He died in the 14th Field Hospital which I understand by educated guess may have been located near to or in the former Château Rosendal, now known as Bedford House Cemetery (aka Woodcote House) in which he is now buried. Does anybody know anything of this field hospital or if there would be any records that would be worth checking?

Finally, in various family letters and descriptions it is implied that Frederick - known as 'Charles Frederick Crouch' may have suffered from 'Shellshock' or 'Confusion' - does anybody know anything of the treatment of this condition at the time? Also, what hospitals would have dealt with such cases and how could I go about checking if he was treated for such a condition anywhere? His medical records in his military service file end abruptly in 1914 when he was commissioned for the final time, where would these have been kept after this - or is it likely that they wouldn't have been noted at all?

If anybody does know of any information that would advance my knowledge of the 113 HB RGA and it's activities, or any personal diaries or information that may mention him and therefore make telling his story as complete as possible then I would be very very happy to hear from you, please get in touch ASAP!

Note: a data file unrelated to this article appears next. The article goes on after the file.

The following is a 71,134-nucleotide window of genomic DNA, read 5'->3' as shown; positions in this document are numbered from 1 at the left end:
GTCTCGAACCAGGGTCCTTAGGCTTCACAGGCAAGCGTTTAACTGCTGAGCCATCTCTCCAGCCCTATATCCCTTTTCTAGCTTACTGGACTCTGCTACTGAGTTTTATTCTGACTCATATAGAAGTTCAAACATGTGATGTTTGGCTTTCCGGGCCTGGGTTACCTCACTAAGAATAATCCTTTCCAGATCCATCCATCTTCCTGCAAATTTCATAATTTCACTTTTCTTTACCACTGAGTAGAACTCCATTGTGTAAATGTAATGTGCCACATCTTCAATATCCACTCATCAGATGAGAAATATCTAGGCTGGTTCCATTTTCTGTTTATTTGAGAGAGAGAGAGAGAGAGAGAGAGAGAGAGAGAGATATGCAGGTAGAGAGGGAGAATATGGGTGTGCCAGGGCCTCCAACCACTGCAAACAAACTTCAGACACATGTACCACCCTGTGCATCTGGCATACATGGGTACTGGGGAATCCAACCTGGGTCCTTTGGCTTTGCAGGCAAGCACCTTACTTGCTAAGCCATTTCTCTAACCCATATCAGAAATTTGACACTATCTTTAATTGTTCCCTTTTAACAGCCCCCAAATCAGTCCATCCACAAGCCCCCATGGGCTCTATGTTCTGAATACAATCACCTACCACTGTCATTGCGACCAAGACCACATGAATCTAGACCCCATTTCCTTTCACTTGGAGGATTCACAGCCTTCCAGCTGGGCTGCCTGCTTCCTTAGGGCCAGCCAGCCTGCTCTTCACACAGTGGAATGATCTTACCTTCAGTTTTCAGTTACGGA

Also if anybody has any photo's they'd be terrific as well!

Sorry for all the questions - all fascinating stuff.

tom.foster@walltowall.co.uk

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I think you need 11 HAG for the actual time of his death, NA ref WO95/539

August Position vicinity Battery Valley near Feuchy Arras, wagon lines near St Nicholas. By sept they were down to 4 guns (from 6) and Bty was 17 men understrength. Plus 2 Officers and 20 men were sent on leave in Sept.